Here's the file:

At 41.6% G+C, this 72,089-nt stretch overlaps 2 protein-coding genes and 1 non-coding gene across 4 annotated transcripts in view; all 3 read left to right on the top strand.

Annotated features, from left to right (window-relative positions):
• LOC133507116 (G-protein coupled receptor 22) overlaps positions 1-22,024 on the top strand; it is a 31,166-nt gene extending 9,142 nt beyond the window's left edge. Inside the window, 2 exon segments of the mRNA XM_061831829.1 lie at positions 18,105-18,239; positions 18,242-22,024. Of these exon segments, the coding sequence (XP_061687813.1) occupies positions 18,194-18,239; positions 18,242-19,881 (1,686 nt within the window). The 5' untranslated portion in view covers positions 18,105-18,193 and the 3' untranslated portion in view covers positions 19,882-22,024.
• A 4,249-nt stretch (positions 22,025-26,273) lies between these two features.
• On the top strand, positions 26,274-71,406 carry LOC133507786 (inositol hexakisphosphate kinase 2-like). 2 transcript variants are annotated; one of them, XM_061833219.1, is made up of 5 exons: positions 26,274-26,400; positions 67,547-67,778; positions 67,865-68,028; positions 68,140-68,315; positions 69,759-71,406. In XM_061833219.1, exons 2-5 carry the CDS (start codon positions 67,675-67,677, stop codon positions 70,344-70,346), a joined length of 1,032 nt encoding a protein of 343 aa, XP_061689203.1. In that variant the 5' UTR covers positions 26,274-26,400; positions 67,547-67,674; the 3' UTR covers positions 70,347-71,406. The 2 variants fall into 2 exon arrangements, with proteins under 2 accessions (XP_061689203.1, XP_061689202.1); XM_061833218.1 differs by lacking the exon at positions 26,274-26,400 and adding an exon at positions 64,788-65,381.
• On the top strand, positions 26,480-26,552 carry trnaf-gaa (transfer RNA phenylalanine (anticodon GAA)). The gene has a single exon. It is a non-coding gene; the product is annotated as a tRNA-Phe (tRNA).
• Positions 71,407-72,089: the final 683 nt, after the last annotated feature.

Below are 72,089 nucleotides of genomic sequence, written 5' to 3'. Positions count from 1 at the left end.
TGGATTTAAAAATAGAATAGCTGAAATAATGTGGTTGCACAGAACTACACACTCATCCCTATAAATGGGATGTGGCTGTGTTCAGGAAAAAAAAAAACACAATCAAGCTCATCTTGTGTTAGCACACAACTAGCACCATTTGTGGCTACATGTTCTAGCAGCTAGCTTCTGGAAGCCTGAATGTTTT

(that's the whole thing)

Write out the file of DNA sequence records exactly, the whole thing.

At 41.6% G+C, this 72,089-nt stretch overlaps 2 protein-coding genes and 1 non-coding gene across 4 annotated transcripts in view; all 3 read left to right on the top strand.

Annotated features, from left to right (window-relative positions):
• LOC133507116 (G-protein coupled receptor 22) overlaps positions 1-22,024 on the top strand; it is a 31,166-nt gene extending 9,142 nt beyond the window's left edge. Inside the window, 2 exon segments of the mRNA XM_061831829.1 lie at positions 18,105-18,239; positions 18,242-22,024. Of these exon segments, the coding sequence (XP_061687813.1) occupies positions 18,194-18,239; positions 18,242-19,881 (1,686 nt within the window). The 5' untranslated portion in view covers positions 18,105-18,193 and the 3' untranslated portion in view covers positions 19,882-22,024.
• A 4,249-nt stretch (positions 22,025-26,273) lies between these two features.
• On the top strand, positions 26,274-71,406 carry LOC133507786 (inositol hexakisphosphate kinase 2-like). 2 transcript variants are annotated; one of them, XM_061833219.1, is made up of 5 exons: positions 26,274-26,400; positions 67,547-67,778; positions 67,865-68,028; positions 68,140-68,315; positions 69,759-71,406. In XM_061833219.1, exons 2-5 carry the CDS (start codon positions 67,675-67,677, stop codon positions 70,344-70,346), a joined length of 1,032 nt encoding a protein of 343 aa, XP_061689203.1. In that variant the 5' UTR covers positions 26,274-26,400; positions 67,547-67,674; the 3' UTR covers positions 70,347-71,406. The 2 variants fall into 2 exon arrangements, with proteins under 2 accessions (XP_061689203.1, XP_061689202.1); XM_061833218.1 differs by lacking the exon at positions 26,274-26,400 and adding an exon at positions 64,788-65,381.
• On the top strand, positions 26,480-26,552 carry trnaf-gaa (transfer RNA phenylalanine (anticodon GAA)). The gene has a single exon. It is a non-coding gene; the product is annotated as a tRNA-Phe (tRNA).
• Positions 71,407-72,089: the final 683 nt, after the last annotated feature.

Below are 72,089 nucleotides of genomic sequence, written 5' to 3'. Positions count from 1 at the left end.
TGGATTTAAAAATAGAATAGCTGAAATAATGTGGTTGCACAGAACTACACACTCATCCCTATAAATGGGATGTGGCTGTGTTCAGGAAAAAAAAAAACACAATCAAGCTCATCTTGTGTTAGCACACAACTAGCACCATTTGTGGCTACATGTTCTAGCAGCTAGCTTCTGGAAGCCTGAATGTTTT